*The BRDPI inflation numbers that I used can be downloaded from the NIH Office of Budget. The 2017 and 2018 numbers are projected.

**I blew it. The BRDPI spreadsheet actually projects inflation out to 2023 and I pulled the number from 2021 projection. The correct FY2018 equivalent is $413,020.

7 responses so far

Stability of funding versus the project-based funding model of the NIH

May 09 2018 Published by under Fixing the NIH, NIH, NIH Careerism, NIH funding

In response to a prior post, Morgan Price wonders about the apparent contrast of NIH's recent goal to stabilize research funding and the supposed "project-based" model.

I don't see how stability based funding is consistent with project-based funding and "funding the best science". It would be a radical change...?

NIH grants are supposed to be selected and awarded on the basis of the specific project that is proposed. That is why there is such extensive detailing of a very specific area of science, well specified Specific (not General!) Aims and a listing of specific experiments.

They are not awarded on the basis of a general program of research that seems to be promising for continued funding.

Note that there are indeed mechanisms of funding that operate on the program level to much greater extent. HHMI being one of the more famous ones of these. In program based award, the emphasis is on what the investigating team (and generally this means specifically the PI) has accomplished and published in recent years. There may be some hints about what the person plans to work on next but generally the emphasis is on past performance, rather than the specific nature of the future plan.

In the recent handwringing from NIH about how investigators that they have launched with special consideration for their newcomer status (e.g., the Early Stage Investigator PI applications can be funded at lower priority scores / percentile ranks than would be needed by an established investigator.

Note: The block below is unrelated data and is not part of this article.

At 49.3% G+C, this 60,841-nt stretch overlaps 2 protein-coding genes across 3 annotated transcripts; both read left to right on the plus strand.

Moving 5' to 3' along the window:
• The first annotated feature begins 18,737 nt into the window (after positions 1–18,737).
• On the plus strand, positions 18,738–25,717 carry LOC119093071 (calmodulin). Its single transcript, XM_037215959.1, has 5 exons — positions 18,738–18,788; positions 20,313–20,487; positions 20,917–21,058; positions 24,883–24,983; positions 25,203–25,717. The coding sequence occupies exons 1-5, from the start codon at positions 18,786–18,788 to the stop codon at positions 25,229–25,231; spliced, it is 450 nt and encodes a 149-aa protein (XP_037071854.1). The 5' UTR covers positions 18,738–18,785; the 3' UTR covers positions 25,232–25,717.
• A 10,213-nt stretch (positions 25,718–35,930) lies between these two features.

if we are going to nurture meritorious, productive mid-career investigators by stabilizing their funding streams, monies will have to come from somewhere.

"Stabilizing", Morgan Price assumes is the same thing as a radical change. It is not.

Here's the trick:

The NIH funding system has always been a hybrid which pays lip service to "project based funding" as a model while blithely using substantial, but variable, input from the "program based" logic. First off, the "Investigator" criterion of proposal review is one of 5 supposedly co-equal major criteria. The Biosketch, which details the past accomplishments and skills of the PI) is prominent in the application. This Biosketch lists both papers and prior research grant support* which inevitably leads to some degree of assessment of how productive the PI was with her prior awards. This then is used to judge the merit of the proposal that is under current review - sounds just a bit like HHMI, doesn't it?

The competing continuation application (called a Renewal application now) is another NIH beast that reveals the hybrid nature of the selection system. You are allowed to ask for no more than 5 years of support for a given project, but you can then ask for successive five year extensions via competitive application review. This type of proposal has a "Progress Report" and a list of papers resulting from the project required within the application. This, quite obviously, focuses the review in large part on the past accomplishment. Now, sure, the application also has to have a detailed proposal for the next interval. Specific Aims. Experiments listed. But it also has all of the prior accomplishments pushed into the center of the review.